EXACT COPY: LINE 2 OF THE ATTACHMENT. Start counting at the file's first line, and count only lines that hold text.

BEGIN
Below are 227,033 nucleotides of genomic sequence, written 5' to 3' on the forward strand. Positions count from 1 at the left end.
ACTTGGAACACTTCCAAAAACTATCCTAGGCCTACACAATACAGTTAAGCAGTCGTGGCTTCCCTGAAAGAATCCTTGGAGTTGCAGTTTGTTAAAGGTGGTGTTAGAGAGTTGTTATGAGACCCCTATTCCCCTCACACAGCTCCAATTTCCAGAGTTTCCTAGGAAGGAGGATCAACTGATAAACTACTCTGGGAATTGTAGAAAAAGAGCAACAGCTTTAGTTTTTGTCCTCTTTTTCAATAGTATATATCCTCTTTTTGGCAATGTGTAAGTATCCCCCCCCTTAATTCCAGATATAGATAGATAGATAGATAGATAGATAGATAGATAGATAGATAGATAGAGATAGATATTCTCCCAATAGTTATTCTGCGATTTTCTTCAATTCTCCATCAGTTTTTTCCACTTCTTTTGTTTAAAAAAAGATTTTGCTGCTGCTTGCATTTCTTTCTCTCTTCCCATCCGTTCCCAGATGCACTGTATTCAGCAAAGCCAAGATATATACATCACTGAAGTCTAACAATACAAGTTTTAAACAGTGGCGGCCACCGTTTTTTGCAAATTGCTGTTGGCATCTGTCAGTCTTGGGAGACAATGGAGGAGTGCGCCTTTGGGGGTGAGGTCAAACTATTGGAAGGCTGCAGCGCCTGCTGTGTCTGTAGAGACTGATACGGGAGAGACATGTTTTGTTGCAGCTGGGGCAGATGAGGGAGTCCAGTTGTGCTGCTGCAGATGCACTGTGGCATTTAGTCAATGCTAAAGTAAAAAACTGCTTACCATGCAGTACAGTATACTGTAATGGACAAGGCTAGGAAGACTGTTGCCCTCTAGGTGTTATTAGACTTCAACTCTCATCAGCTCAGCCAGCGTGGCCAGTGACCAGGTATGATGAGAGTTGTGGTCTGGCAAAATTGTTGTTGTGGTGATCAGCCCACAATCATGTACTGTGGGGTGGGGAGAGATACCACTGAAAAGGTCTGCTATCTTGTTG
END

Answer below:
ACTTGGAACACTTCCAAAAACTATCCTAGGCCTACACAATACAGTTAAGCAGTCGTGGCTTCCCTGAAAGAATCCTTGGAGTTGCAGTTTGTTAAAGGTGGTGTTAGAGAGTTGTTATGAGACCCCTATTCCCCTCACACAGCTCCAATTTCCAGAGTTTCCTAGGAAGGAGGATCAACTGATAAACTACTCTGGGAATTGTAGAAAAAGAGCAACAGCTTTAGTTTTTGTCCTCTTTTTCAATAGTATATATCCTCTTTTTGGCAATGTGTAAGTATCCCCCCCCTTAATTCCAGATATAGATAGATAGATAGATAGATAGATAGATAGATAGATAGATAGATAGAGATAGATATTCTCCCAATAGTTATTCTGCGATTTTCTTCAATTCTCCATCAGTTTTTTCCACTTCTTTTGTTTAAAAAAAGATTTTGCTGCTGCTTGCATTTCTTTCTCTCTTCCCATCCGTTCCCAGATGCACTGTATTCAGCAAAGCCAAGATATATACATCACTGAAGTCTAACAATACAAGTTTTAAACAGTGGCGGCCACCGTTTTTTGCAAATTGCTGTTGGCATCTGTCAGTCTTGGGAGACAATGGAGGAGTGCGCCTTTGGGGGTGAGGTCAAACTATTGGAAGGCTGCAGCGCCTGCTGTGTCTGTAGAGACTGATACGGGAGAGACATGTTTTGTTGCAGCTGGGGCAGATGAGGGAGTCCAGTTGTGCTGCTGCAGATGCACTGTGGCATTTAGTCAATGCTAAAGTAAAAAACTGCTTACCATGCAGTACAGTATACTGTAATGGACAAGGCTAGGAAGACTGTTGCCCTCTAGGTGTTATTAGACTTCAACTCTCATCAGCTCAGCCAGCGTGGCCAGTGACCAGGTATGATGAGAGTTGTGGTCTGGCAAAATTGTTGTTGTGGTGATCAGCCCACAATCATGTACTGTGGGGTGGGGAGAGATACCACTGAAAAGGTCTGCTATCTTGTTG